The role of ProQuest for dissertations is not a "publisher". Even if you "publish" your dissertation with them, it is still considered "unpublished" work in many fields. And you can go on to publish exactly the same content in other forms, e.g. as a book or divided into papers. In this sense, they are like a preprint server.
For dissertations, ProQuest is a repository. The main service they provide is giving access to dissertations that would otherwise be very difficult to locate. Traditionally, they did this by keeping huge archives of microfilm; now I suspect it is more digital.
In my experience, there are only two long-term archive systems commonly used for unpublished theses in the U.S.:
1) The institution itself usually keeps a copy in the library, perhaps on microfilm. More recently, institutions have begun moving to an electronic model, often called "ETD".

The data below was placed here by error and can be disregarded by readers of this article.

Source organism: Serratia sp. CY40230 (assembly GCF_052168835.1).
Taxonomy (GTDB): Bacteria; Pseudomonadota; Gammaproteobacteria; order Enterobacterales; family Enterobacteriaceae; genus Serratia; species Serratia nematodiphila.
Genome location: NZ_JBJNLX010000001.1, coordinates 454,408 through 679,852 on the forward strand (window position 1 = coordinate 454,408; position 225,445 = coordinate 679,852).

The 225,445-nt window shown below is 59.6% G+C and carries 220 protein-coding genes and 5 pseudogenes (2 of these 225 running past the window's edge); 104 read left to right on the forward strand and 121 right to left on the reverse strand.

2) ProQuest, which has gone through many name changes but was founded in 1938.
Personal webpages are great, but they are not really a long-term solution: who can guarantee an academic's work will be available on a personal web page after they retire? A few fields have sites such as arxiv.org which have a potential to be long-term repositories. But otherwise the options above are about it.
So, why send your thesis to ProQuest? It's a personal choice. But doing so does help ensure that the thesis will be available if someone wants to read it in 50 years' time, when you plan to be retired on a tropical island without email.